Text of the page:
Sunday Independent: Academics object to UJ's link with Israeli university

By Maureen Isaacson
Sunday Independent - South Africa [26_09_10]

The University of Johannesburg must terminate its 20-year relationship with Israel’s Ben-Gurion University.

The relationship, which was based on joint research on water management, could have benefited South Africa. But although the agreement focuses on water management, the petition says that Ben-Gurion University (BGU) offers privileged positions to Israeli soldiers and airforce pilots and is thereby complicit in the occupation and the suffering of the Palestinian people.

This week’s nationwide academic petition has drawn attention to BGU’s direct and indirect support for the Israeli military. It has been endorsed by Kader Asmal, Allan Boesak, Breyten Breytenbach, John Dugard, Mahmood Mamdani and Barney Pityana.  

It also has the high-profile backing of Archbishop Emeritus Desmond Tutu and former intelligence minister, Ronnie Kasrils.

It reads: “By maintaining links to both the Israeli Defence Force (IDF) and the arms industry BGU structurally supports and facilitates the Israeli occupation.”

An example of BGU’s complicity is its agreement with the IDF to provide full university qualifications to airforce pilots within a special BGU programme. Furthermore, BGU is also complicit in the general discrimination at Israeli universities against Palestinians and Palestinian citizens of Israel.

“It is clear to us that any connection with an institution so heavily vested in the Israeli occupation would amount to collaboration with an occupation that denigrates the values and principles that form the basis of any vibrant democracy.”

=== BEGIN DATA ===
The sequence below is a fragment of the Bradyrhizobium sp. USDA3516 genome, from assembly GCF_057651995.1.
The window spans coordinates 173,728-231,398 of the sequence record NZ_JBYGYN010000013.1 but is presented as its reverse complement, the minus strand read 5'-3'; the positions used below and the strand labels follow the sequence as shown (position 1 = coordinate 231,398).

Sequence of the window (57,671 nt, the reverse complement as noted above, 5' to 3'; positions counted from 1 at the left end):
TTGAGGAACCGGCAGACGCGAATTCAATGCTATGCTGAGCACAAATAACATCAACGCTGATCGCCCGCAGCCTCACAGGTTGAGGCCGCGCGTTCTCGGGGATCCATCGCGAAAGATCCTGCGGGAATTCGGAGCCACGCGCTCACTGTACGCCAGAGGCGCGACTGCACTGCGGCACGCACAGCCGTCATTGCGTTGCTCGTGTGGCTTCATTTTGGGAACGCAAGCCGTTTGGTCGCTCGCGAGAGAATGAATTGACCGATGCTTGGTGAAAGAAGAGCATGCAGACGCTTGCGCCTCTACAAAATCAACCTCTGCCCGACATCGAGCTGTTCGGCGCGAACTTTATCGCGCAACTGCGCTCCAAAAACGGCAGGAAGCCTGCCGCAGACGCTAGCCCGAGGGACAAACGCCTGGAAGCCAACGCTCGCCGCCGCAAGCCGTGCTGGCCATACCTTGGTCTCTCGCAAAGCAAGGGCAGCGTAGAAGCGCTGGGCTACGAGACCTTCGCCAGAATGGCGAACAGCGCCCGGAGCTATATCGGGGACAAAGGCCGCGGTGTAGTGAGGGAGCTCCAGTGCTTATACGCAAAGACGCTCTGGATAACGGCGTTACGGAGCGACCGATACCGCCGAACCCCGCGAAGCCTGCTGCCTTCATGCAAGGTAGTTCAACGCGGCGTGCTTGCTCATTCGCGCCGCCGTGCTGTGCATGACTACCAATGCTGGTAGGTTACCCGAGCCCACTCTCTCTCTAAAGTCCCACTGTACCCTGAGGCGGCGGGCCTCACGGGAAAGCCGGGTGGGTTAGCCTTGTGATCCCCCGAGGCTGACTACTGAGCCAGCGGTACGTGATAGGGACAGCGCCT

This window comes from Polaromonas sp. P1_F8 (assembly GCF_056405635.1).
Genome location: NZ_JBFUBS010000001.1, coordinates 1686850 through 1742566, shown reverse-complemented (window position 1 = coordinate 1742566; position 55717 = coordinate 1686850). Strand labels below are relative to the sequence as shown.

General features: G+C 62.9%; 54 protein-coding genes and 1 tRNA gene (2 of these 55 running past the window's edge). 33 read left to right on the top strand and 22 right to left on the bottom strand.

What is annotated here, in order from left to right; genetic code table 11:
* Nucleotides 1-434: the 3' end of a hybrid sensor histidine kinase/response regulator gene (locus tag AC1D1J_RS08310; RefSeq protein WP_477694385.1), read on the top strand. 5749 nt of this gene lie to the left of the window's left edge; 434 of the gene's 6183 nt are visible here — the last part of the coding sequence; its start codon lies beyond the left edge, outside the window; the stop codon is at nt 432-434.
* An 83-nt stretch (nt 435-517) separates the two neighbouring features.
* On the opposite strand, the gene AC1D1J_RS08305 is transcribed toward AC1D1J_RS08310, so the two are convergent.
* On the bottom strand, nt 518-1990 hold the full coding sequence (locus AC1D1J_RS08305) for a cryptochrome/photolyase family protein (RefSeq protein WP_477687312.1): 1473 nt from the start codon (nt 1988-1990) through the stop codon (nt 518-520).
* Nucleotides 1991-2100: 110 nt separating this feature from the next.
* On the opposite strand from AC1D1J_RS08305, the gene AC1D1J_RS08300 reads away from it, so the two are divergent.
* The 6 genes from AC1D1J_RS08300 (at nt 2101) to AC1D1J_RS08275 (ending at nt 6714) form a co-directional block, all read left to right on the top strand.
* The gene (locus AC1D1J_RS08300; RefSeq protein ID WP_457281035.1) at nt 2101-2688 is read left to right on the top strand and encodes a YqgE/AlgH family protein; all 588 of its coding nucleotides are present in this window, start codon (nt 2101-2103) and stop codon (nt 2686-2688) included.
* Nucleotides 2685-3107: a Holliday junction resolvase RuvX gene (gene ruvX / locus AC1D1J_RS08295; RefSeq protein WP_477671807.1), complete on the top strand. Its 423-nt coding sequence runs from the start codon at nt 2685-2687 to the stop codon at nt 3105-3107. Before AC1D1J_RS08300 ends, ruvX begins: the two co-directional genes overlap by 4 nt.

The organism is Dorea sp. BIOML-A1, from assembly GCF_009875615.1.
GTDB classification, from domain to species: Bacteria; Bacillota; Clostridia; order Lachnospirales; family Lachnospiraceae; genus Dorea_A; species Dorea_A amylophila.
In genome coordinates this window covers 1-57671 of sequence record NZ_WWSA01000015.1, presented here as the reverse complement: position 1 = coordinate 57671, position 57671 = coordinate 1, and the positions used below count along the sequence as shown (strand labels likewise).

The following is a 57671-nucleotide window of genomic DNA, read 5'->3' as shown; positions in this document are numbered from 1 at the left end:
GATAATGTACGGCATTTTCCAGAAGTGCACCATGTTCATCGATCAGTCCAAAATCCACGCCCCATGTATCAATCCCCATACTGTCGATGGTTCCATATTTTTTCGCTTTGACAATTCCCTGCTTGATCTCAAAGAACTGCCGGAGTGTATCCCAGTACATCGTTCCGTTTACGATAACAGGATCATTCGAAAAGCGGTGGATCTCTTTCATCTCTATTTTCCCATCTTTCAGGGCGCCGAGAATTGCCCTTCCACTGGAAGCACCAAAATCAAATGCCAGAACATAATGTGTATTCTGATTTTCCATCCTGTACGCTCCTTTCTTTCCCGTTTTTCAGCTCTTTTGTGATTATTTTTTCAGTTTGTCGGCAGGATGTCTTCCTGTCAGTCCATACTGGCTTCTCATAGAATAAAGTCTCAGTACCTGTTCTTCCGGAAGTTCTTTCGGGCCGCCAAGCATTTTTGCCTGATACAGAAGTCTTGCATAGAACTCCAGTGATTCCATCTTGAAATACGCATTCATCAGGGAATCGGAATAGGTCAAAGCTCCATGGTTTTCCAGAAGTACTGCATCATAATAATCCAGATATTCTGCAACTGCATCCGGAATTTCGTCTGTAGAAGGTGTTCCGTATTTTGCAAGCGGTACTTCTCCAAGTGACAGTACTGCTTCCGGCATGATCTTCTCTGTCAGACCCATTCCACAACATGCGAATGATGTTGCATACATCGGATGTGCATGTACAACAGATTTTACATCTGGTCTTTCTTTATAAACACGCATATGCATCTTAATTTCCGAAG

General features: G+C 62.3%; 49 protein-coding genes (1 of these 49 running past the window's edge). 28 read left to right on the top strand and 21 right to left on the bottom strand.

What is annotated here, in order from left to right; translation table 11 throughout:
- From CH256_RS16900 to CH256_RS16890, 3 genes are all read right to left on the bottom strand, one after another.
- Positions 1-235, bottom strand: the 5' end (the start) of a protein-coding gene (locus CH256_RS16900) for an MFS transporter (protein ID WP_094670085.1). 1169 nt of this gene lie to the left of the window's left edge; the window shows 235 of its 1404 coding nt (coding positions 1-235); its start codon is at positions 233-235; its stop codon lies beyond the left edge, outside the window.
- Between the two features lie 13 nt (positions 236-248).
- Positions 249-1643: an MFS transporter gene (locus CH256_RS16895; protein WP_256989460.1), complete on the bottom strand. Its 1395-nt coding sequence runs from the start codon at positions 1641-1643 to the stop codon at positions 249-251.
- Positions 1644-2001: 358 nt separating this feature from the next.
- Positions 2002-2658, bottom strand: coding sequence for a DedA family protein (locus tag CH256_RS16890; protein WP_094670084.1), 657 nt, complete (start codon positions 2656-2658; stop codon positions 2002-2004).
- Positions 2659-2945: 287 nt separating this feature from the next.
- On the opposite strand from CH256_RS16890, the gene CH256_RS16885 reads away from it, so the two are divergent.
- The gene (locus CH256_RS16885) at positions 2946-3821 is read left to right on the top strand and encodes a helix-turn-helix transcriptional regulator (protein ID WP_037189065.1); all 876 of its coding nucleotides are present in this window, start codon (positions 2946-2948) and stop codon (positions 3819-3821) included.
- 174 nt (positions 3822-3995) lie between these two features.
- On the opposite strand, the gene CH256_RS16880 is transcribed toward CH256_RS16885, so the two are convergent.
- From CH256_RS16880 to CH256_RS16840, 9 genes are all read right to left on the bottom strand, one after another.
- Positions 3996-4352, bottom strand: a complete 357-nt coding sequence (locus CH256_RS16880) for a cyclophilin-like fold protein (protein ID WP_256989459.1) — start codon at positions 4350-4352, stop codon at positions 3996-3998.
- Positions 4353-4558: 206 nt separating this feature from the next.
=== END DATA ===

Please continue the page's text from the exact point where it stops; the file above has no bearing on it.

Farid Esack a professor of religious studies and an associate at the Centre for Democracy at UJ, said the people who initiated this agreement “talk about the scientific value of this but also about the social worth and how this can help South Africans to manage water resources in a more efficient way.”

He said: “UJ signed the agreement with BGU about 20 years ago, when UJ was still RAU and that agreement in different forms at different times. It was renewed about eight months ago.”

The recent protest letter is due to be tabled before the Senate at UJ on Wednesday, where it will take a decision about terminating its relationship with BGU.

Esack says: “The university argues that there is a distinction between initiating an agreement and continuing an old agreement and, as others argue, 20 years ago many things operated differently in South Africa.

“Twenty years later a transformed UJ is not simply a continuation of RAU."

“We have a responsibility in a transforming South Africa to re-evaluate our partnerships and agreements that were entered into in a different era.”